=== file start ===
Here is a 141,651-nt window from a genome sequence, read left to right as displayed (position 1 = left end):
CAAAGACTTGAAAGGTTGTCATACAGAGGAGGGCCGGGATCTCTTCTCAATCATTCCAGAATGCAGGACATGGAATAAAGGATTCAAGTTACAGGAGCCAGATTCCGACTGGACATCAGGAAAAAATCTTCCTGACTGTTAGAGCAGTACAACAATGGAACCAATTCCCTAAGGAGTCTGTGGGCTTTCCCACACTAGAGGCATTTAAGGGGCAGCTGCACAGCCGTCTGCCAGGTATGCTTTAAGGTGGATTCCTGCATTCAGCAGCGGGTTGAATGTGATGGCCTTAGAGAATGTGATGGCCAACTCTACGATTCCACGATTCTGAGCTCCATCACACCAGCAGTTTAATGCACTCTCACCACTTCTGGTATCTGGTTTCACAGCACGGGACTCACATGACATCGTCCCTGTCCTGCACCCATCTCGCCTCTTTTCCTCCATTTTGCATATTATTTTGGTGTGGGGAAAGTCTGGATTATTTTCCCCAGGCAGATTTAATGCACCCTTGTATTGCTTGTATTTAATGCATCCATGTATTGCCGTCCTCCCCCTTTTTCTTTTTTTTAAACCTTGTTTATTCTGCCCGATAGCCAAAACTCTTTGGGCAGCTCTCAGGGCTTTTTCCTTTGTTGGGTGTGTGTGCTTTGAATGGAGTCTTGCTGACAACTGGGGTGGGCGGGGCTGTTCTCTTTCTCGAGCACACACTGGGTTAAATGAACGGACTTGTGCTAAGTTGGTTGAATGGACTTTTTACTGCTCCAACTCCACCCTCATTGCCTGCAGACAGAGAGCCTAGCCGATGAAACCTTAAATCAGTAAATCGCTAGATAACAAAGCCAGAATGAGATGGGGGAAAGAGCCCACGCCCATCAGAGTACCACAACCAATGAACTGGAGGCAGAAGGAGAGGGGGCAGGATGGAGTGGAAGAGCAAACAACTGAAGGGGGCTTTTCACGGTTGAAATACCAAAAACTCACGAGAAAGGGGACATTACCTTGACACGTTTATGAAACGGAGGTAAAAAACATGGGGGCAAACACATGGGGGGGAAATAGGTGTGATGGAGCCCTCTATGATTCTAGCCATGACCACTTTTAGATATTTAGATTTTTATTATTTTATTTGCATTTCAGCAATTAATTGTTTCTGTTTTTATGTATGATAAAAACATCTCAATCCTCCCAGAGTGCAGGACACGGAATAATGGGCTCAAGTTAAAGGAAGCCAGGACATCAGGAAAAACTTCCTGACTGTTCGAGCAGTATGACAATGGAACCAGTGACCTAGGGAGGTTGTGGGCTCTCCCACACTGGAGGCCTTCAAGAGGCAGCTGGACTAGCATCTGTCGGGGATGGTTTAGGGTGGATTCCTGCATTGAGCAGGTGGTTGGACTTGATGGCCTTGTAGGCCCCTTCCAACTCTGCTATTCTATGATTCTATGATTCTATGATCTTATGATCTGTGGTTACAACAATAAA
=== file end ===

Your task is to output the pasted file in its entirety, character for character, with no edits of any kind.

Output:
Here is a 141,651-nt window from a genome sequence, read left to right as displayed (position 1 = left end):
CAAAGACTTGAAAGGTTGTCATACAGAGGAGGGCCGGGATCTCTTCTCAATCATTCCAGAATGCAGGACATGGAATAAAGGATTCAAGTTACAGGAGCCAGATTCCGACTGGACATCAGGAAAAAATCTTCCTGACTGTTAGAGCAGTACAACAATGGAACCAATTCCCTAAGGAGTCTGTGGGCTTTCCCACACTAGAGGCATTTAAGGGGCAGCTGCACAGCCGTCTGCCAGGTATGCTTTAAGGTGGATTCCTGCATTCAGCAGCGGGTTGAATGTGATGGCCTTAGAGAATGTGATGGCCAACTCTACGATTCCACGATTCTGAGCTCCATCACACCAGCAGTTTAATGCACTCTCACCACTTCTGGTATCTGGTTTCACAGCACGGGACTCACATGACATCGTCCCTGTCCTGCACCCATCTCGCCTCTTTTCCTCCATTTTGCATATTATTTTGGTGTGGGGAAAGTCTGGATTATTTTCCCCAGGCAGATTTAATGCACCCTTGTATTGCTTGTATTTAATGCATCCATGTATTGCCGTCCTCCCCCTTTTTCTTTTTTTTAAACCTTGTTTATTCTGCCCGATAGCCAAAACTCTTTGGGCAGCTCTCAGGGCTTTTTCCTTTGTTGGGTGTGTGTGCTTTGAATGGAGTCTTGCTGACAACTGGGGTGGGCGGGGCTGTTCTCTTTCTCGAGCACACACTGGGTTAAATGAACGGACTTGTGCTAAGTTGGTTGAATGGACTTTTTACTGCTCCAACTCCACCCTCATTGCCTGCAGACAGAGAGCCTAGCCGATGAAACCTTAAATCAGTAAATCGCTAGATAACAAAGCCAGAATGAGATGGGGGAAAGAGCCCACGCCCATCAGAGTACCACAACCAATGAACTGGAGGCAGAAGGAGAGGGGGCAGGATGGAGTGGAAGAGCAAACAACTGAAGGGGGCTTTTCACGGTTGAAATACCAAAAACTCACGAGAAAGGGGACATTACCTTGACACGTTTATGAAACGGAGGTAAAAAACATGGGGGCAAACACATGGGGGGGAAATAGGTGTGATGGAGCCCTCTATGATTCTAGCCATGACCACTTTTAGATATTTAGATTTTTATTATTTTATTTGCATTTCAGCAATTAATTGTTTCTGTTTTTATGTATGATAAAAACATCTCAATCCTCCCAGAGTGCAGGACACGGAATAATGGGCTCAAGTTAAAGGAAGCCAGGACATCAGGAAAAACTTCCTGACTGTTCGAGCAGTATGACAATGGAACCAGTGACCTAGGGAGGTTGTGGGCTCTCCCACACTGGAGGCCTTCAAGAGGCAGCTGGACTAGCATCTGTCGGGGATGGTTTAGGGTGGATTCCTGCATTGAGCAGGTGGTTGGACTTGATGGCCTTGTAGGCCCCTTCCAACTCTGCTATTCTATGATTCTATGATTCTATGATCTTATGATCTGTGGTTACAACAATAAA